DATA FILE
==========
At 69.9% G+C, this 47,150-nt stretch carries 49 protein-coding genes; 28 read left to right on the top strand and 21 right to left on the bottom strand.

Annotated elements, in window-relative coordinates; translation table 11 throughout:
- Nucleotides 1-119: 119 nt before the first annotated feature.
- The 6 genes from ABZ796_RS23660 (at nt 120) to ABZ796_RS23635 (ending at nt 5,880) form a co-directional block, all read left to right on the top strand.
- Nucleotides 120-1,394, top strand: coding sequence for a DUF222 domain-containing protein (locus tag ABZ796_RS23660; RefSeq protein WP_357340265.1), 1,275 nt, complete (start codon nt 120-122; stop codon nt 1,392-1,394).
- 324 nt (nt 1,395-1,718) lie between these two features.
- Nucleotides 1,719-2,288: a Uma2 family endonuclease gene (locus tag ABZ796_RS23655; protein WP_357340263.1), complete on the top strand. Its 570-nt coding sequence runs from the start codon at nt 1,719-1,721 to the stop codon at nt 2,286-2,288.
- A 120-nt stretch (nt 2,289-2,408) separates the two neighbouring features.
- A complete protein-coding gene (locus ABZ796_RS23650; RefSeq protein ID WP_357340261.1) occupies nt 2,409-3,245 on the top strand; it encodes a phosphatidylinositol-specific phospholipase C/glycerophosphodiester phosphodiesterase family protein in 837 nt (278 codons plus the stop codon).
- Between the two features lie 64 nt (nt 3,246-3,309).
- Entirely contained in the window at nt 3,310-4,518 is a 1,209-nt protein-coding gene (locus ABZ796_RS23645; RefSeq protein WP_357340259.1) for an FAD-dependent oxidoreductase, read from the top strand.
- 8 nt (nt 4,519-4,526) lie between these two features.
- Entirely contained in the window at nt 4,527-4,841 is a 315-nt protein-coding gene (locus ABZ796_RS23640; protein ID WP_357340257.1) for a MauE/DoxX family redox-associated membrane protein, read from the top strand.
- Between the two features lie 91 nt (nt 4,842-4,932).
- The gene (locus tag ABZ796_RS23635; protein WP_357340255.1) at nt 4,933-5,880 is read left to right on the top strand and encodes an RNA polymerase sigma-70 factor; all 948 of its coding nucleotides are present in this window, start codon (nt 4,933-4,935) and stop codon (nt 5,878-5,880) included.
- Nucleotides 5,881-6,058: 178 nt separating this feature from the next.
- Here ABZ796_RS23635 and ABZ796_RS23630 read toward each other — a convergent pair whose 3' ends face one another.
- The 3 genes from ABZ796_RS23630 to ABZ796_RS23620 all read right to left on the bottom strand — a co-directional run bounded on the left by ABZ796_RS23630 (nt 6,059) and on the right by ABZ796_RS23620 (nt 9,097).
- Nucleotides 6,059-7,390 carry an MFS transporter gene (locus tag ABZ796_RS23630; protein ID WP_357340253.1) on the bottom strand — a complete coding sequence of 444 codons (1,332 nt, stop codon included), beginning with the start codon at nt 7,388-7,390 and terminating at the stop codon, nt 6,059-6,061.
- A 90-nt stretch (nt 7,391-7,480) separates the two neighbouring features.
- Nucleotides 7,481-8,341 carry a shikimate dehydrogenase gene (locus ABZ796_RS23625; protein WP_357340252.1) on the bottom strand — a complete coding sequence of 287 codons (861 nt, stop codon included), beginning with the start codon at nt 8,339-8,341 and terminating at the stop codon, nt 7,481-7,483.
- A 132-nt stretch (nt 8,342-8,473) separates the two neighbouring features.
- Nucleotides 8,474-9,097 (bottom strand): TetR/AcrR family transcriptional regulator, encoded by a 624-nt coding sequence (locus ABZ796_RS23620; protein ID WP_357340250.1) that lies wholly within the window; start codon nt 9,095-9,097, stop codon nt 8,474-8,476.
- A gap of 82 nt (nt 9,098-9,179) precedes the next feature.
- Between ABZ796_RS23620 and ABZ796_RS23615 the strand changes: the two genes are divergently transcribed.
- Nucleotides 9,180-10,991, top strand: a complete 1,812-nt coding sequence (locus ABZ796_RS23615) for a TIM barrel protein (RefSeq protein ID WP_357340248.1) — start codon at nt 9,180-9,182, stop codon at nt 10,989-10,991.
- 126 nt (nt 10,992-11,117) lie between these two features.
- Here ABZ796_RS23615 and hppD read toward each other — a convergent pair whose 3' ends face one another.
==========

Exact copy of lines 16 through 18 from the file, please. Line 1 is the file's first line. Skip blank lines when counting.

- Nucleotides 5,881-6,058: 178 nt separating this feature from the next.
- Here ABZ796_RS23635 and ABZ796_RS23630 read toward each other — a convergent pair whose 3' ends face one another.
- The 3 genes from ABZ796_RS23630 to ABZ796_RS23620 all read right to left on the bottom strand — a co-directional run bounded on the left by ABZ796_RS23630 (nt 6,059) and on the right by ABZ796_RS23620 (nt 9,097).